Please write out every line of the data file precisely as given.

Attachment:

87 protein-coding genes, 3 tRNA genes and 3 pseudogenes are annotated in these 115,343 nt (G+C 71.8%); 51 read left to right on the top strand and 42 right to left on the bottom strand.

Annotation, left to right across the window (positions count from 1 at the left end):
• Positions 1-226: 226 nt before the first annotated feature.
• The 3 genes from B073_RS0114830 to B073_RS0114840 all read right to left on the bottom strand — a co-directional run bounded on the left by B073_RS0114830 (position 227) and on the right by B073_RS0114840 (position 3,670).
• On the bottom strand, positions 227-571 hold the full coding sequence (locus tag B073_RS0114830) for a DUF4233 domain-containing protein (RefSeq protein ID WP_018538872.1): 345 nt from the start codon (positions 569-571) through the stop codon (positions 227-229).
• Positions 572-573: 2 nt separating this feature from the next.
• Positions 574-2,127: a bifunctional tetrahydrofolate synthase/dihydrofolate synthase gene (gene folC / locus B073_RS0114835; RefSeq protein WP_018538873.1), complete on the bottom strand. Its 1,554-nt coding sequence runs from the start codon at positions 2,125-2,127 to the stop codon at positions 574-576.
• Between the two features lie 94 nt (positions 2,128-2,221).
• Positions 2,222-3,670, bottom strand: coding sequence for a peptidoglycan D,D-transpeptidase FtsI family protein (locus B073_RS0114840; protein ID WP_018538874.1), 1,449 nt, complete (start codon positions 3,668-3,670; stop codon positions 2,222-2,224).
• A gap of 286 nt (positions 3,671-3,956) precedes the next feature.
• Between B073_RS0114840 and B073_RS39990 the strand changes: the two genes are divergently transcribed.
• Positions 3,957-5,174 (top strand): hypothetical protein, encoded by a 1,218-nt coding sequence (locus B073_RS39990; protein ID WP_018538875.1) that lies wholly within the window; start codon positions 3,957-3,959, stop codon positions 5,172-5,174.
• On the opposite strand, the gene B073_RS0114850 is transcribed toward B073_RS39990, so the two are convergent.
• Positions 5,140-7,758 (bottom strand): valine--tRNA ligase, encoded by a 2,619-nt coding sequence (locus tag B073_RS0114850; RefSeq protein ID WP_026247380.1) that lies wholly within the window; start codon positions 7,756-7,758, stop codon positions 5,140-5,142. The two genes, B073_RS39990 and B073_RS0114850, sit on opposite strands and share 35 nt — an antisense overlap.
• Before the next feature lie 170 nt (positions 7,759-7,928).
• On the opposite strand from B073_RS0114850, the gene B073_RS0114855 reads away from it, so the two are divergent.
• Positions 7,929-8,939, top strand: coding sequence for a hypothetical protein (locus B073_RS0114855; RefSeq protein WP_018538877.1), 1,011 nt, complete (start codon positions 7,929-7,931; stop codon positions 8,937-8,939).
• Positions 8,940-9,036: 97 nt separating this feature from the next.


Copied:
87 protein-coding genes, 3 tRNA genes and 3 pseudogenes are annotated in these 115,343 nt (G+C 71.8%); 51 read left to right on the top strand and 42 right to left on the bottom strand.

Annotation, left to right across the window (positions count from 1 at the left end):
• Positions 1-226: 226 nt before the first annotated feature.
• The 3 genes from B073_RS0114830 to B073_RS0114840 all read right to left on the bottom strand — a co-directional run bounded on the left by B073_RS0114830 (position 227) and on the right by B073_RS0114840 (position 3,670).
• On the bottom strand, positions 227-571 hold the full coding sequence (locus tag B073_RS0114830) for a DUF4233 domain-containing protein (RefSeq protein ID WP_018538872.1): 345 nt from the start codon (positions 569-571) through the stop codon (positions 227-229).
• Positions 572-573: 2 nt separating this feature from the next.
• Positions 574-2,127: a bifunctional tetrahydrofolate synthase/dihydrofolate synthase gene (gene folC / locus B073_RS0114835; RefSeq protein WP_018538873.1), complete on the bottom strand. Its 1,554-nt coding sequence runs from the start codon at positions 2,125-2,127 to the stop codon at positions 574-576.
• Between the two features lie 94 nt (positions 2,128-2,221).
• Positions 2,222-3,670, bottom strand: coding sequence for a peptidoglycan D,D-transpeptidase FtsI family protein (locus B073_RS0114840; protein ID WP_018538874.1), 1,449 nt, complete (start codon positions 3,668-3,670; stop codon positions 2,222-2,224).
• A gap of 286 nt (positions 3,671-3,956) precedes the next feature.
• Between B073_RS0114840 and B073_RS39990 the strand changes: the two genes are divergently transcribed.
• Positions 3,957-5,174 (top strand): hypothetical protein, encoded by a 1,218-nt coding sequence (locus B073_RS39990; protein ID WP_018538875.1) that lies wholly within the window; start codon positions 3,957-3,959, stop codon positions 5,172-5,174.
• On the opposite strand, the gene B073_RS0114850 is transcribed toward B073_RS39990, so the two are convergent.
• Positions 5,140-7,758 (bottom strand): valine--tRNA ligase, encoded by a 2,619-nt coding sequence (locus tag B073_RS0114850; RefSeq protein ID WP_026247380.1) that lies wholly within the window; start codon positions 7,756-7,758, stop codon positions 5,140-5,142. The two genes, B073_RS39990 and B073_RS0114850, sit on opposite strands and share 35 nt — an antisense overlap.
• Before the next feature lie 170 nt (positions 7,759-7,928).
• On the opposite strand from B073_RS0114850, the gene B073_RS0114855 reads away from it, so the two are divergent.
• Positions 7,929-8,939, top strand: coding sequence for a hypothetical protein (locus B073_RS0114855; RefSeq protein WP_018538877.1), 1,011 nt, complete (start codon positions 7,929-7,931; stop codon positions 8,937-8,939).
• Positions 8,940-9,036: 97 nt separating this feature from the next.